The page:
WBO featherweight champion Oscar Valdez (24-0, 19 KOs) sits down with Mark Kriegel to discuss his early 2018 battle with Scott Quigg — a fight that he won but took a serious physical toll with Valdez having his jaw broken in the fight. Check out some excerpts below with the full video interview above.
Valdez on why he chose to fight Quigg against after Quigg came in well overweight, against the advice of his team:
“My father, and even the trainer, they all voted to not take the fight. I convinced them that I was prepared and that those pounds weren’t gonna make a difference, that I was gonna win no matter what.
“I remember exactly the moment [in the 5th round] where he broke my jaw. I felt that right hand, I knew right away that my jaw was broken. I couldn’t feel my jaw from my chin to my ear. I went back to my corner when that round finished and I would be lying if I said I wasn’t scared. I just kept on thinking who was gonna stop the fight, or the doctor’s gonna stop the fight — I don’t want to ever lose. Just took it round by round.
“I kept on thinking ‘am I doing the right thing, am I doing to the smart thing to continue?’ But every single punch I would get hit, it would hurt more and more. Somehow I managed to go through all that pain. I just kept on thinking ‘just be the smarter fighter, don’t let them know that you have your jaw broken.’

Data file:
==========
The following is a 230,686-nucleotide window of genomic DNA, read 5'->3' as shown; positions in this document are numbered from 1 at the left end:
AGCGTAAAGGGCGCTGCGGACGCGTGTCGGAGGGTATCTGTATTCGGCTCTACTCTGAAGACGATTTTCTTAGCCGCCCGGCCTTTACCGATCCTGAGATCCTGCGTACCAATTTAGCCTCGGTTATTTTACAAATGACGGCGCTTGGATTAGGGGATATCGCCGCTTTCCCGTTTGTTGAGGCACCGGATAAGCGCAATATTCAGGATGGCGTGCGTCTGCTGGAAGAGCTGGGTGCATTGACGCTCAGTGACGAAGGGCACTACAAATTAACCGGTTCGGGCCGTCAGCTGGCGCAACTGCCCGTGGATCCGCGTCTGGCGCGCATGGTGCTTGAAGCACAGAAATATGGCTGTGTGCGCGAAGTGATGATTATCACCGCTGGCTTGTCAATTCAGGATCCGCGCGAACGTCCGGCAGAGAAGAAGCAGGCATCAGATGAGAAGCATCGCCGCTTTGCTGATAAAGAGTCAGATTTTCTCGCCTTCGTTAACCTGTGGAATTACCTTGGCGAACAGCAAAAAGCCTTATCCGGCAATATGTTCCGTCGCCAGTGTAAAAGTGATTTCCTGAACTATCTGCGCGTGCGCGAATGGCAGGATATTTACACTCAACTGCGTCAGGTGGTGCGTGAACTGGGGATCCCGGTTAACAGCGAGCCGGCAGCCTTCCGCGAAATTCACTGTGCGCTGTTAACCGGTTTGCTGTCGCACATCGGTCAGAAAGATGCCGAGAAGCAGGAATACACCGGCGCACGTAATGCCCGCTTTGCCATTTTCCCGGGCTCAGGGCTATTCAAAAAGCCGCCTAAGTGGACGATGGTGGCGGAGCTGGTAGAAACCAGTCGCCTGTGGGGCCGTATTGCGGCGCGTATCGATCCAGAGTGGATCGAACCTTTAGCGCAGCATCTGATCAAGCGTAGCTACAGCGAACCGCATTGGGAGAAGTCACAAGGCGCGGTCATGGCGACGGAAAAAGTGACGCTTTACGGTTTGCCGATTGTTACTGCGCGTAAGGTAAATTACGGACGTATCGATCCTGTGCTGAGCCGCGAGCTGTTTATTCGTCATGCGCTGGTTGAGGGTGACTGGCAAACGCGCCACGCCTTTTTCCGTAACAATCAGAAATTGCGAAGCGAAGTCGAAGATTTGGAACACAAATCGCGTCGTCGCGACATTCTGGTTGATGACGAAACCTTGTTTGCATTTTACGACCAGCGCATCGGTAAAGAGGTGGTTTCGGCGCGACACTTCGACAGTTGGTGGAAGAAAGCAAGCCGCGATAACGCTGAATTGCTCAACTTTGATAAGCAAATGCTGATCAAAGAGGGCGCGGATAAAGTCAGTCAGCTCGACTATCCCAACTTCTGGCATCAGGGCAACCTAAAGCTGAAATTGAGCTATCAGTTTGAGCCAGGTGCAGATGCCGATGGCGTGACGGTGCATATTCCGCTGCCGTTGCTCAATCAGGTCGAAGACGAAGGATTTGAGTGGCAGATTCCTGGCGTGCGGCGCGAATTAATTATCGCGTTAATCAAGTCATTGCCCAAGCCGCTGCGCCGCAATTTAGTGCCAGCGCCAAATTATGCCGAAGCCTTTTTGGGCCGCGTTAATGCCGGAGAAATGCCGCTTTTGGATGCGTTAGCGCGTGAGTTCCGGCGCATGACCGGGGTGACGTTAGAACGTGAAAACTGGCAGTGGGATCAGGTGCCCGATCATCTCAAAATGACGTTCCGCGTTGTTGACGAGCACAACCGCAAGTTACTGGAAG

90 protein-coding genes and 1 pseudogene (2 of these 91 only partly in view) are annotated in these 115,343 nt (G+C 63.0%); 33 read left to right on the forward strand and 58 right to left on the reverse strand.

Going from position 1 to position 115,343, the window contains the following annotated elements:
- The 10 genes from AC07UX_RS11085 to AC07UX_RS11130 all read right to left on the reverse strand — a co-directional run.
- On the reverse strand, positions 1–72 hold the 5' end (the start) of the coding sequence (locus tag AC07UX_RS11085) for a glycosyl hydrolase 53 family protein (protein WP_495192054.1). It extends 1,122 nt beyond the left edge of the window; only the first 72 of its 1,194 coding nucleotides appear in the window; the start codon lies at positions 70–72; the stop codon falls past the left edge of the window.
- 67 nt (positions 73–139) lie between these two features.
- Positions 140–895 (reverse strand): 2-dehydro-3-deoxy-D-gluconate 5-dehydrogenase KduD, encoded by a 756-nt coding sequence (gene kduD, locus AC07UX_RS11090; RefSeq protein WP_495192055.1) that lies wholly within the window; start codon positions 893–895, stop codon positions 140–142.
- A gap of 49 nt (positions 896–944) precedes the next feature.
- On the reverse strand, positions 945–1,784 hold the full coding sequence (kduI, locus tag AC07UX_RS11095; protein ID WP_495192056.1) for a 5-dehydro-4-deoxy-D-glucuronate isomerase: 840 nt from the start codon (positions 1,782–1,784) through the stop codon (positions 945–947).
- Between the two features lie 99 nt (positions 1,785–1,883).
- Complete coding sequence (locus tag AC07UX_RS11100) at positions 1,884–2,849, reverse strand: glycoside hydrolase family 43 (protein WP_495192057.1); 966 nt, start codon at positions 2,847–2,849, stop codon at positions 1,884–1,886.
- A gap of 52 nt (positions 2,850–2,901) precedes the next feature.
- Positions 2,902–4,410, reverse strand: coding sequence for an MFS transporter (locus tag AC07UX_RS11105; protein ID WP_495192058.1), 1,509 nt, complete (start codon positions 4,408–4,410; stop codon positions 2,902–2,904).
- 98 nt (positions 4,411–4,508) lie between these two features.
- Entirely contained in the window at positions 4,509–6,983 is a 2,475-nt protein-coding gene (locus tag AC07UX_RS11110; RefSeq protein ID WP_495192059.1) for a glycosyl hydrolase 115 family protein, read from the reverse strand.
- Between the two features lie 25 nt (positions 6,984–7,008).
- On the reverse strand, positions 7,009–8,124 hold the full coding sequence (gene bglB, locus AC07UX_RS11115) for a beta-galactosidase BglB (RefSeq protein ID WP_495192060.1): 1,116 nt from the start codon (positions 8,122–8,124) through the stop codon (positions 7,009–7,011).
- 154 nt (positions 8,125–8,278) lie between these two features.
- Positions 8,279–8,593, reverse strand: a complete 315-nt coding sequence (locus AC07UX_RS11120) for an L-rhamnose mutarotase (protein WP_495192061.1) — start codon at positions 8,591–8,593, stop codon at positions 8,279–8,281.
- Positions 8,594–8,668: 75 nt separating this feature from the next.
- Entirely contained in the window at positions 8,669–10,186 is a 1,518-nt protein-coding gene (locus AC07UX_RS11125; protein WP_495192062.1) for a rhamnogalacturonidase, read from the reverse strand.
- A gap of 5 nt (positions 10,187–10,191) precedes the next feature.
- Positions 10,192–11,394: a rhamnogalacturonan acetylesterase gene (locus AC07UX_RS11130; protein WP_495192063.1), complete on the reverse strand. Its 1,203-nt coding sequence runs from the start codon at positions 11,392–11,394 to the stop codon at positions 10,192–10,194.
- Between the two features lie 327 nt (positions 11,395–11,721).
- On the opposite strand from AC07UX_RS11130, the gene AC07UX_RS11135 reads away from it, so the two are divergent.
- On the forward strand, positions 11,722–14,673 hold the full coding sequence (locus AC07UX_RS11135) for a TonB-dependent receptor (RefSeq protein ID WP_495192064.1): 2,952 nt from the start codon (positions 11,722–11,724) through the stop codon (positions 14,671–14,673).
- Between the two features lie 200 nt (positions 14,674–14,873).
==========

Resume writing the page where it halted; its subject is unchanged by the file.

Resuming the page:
“But in the 10th round I remember me hugging him and he puts his hands on my face, tries to push me. What he really did was broke it even more. Him without knowing, pushed my jaw more and cracked it more. I heard it crack and I kept thinking to myself, ‘welp, it’s a little bit more broken now.’”
Canelo Alvarez on what he saw in Oscar Valdez as he fought through that broken jaw:
“I’d say character, you know? Character and being tough (having big pants, as we say in Mexico). He’s a warrior up there in the ring, and that’s where you can see who’s really brave.”
Valdez on what kept him going through the fight:
“One thing that helped me a lot in my career is being scared — I’ve always been scared of failure, of failing my family, of failing my people, failing myself.”
On what being a ‘Mexican warrior’ means to him:
“Mexican fighters had that same style of going in there and a lot of times getting hit, but also hitting back. I think it’s just in our nature, you know? We like to call ourselves warriors.”
On why he changed trainers:
“Sometimes a change is good. And I wanna last in boxing. I could see a lot of people wanting this job, but I think that the right guy was Eddie Reynoso.”